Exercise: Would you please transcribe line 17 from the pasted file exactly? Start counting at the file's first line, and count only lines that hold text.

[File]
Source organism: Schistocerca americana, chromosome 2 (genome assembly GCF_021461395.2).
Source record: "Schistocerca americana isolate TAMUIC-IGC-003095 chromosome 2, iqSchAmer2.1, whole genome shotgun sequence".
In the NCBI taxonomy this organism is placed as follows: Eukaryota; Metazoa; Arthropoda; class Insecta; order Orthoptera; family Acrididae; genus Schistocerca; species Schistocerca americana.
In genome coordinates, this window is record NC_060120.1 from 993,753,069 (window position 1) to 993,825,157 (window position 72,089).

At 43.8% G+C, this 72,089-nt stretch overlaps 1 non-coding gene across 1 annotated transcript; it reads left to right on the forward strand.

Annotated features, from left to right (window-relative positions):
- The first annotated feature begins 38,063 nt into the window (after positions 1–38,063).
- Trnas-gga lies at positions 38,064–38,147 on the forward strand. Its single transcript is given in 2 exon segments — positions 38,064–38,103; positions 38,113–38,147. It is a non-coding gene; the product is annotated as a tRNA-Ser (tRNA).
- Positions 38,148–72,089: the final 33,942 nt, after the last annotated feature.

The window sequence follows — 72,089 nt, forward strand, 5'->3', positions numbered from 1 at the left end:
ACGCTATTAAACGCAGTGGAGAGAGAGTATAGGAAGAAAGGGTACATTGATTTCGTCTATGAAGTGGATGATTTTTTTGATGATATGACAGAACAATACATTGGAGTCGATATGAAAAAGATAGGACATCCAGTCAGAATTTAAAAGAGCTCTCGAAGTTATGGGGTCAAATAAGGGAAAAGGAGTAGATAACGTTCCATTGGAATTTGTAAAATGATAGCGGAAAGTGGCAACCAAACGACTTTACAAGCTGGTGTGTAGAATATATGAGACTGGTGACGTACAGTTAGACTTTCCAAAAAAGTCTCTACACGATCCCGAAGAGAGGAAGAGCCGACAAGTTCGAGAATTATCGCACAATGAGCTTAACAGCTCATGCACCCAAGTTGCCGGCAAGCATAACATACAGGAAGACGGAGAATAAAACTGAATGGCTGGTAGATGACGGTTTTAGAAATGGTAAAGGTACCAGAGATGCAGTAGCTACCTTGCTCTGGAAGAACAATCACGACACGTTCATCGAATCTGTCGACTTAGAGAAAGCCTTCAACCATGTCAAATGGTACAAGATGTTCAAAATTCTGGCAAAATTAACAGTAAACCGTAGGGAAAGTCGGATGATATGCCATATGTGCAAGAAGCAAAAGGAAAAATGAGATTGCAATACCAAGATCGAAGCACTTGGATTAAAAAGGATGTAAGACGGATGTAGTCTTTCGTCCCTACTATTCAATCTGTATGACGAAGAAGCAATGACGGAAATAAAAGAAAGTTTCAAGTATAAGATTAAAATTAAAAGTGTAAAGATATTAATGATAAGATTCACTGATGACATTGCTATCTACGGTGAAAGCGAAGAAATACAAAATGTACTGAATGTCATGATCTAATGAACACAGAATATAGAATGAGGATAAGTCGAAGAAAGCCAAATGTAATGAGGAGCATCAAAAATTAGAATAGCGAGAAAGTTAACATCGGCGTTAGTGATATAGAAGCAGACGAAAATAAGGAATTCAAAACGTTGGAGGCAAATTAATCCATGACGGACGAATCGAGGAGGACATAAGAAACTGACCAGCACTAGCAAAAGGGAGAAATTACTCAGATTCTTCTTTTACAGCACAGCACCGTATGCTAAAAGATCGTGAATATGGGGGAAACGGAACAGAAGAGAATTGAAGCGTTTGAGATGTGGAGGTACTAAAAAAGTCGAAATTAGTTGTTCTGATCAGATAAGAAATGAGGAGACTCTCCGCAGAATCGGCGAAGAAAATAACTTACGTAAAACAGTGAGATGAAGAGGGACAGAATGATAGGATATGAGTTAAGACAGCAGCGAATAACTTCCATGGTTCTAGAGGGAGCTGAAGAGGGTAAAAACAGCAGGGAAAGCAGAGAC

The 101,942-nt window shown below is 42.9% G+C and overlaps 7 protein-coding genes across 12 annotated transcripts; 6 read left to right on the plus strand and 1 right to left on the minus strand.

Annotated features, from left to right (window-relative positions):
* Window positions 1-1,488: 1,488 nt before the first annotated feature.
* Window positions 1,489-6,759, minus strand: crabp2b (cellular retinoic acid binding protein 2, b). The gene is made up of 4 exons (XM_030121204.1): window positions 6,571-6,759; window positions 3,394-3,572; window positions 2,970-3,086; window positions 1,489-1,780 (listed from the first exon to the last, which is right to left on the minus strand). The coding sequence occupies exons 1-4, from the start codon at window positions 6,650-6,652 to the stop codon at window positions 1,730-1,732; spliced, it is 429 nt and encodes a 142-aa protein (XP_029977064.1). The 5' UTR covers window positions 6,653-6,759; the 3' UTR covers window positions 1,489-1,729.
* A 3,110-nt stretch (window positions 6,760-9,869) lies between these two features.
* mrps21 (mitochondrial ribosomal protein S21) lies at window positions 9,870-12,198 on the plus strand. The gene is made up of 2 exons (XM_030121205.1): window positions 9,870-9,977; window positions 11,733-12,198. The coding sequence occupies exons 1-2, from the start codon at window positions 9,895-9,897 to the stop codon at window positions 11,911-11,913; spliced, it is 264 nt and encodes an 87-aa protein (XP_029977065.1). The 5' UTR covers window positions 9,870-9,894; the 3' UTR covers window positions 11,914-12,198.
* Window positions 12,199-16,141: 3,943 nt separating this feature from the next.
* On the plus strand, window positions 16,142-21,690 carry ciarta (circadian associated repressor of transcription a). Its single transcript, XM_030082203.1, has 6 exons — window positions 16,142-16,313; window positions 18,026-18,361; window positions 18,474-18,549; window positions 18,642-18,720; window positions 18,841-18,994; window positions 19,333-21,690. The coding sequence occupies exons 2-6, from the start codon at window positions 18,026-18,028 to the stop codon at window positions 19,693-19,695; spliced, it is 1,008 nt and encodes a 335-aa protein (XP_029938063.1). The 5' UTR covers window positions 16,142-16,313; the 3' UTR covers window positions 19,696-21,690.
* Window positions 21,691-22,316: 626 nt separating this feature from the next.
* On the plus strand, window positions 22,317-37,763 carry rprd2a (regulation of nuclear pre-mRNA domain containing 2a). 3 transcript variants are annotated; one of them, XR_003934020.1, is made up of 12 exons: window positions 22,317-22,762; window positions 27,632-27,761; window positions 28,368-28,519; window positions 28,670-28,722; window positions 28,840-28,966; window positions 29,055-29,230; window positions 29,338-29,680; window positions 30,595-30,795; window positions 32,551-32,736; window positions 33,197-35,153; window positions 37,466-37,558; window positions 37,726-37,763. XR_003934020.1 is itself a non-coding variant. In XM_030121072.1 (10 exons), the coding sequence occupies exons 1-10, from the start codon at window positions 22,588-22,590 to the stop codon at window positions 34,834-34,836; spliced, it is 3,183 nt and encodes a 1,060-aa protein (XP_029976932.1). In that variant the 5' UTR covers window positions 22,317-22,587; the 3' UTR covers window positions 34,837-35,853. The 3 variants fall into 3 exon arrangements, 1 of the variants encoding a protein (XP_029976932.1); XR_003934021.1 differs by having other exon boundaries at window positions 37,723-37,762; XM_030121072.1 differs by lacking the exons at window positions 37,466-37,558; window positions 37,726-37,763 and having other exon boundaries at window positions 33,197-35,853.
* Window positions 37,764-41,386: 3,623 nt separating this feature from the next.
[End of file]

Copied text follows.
* mrps21 (mitochondrial ribosomal protein S21) lies at window positions 9,870-12,198 on the plus strand. The gene is made up of 2 exons (XM_030121205.1): window positions 9,870-9,977; window positions 11,733-12,198. The coding sequence occupies exons 1-2, from the start codon at window positions 9,895-9,897 to the stop codon at window positions 11,911-11,913; spliced, it is 264 nt and encodes an 87-aa protein (XP_029977065.1). The 5' UTR covers window positions 9,870-9,894; the 3' UTR covers window positions 11,914-12,198.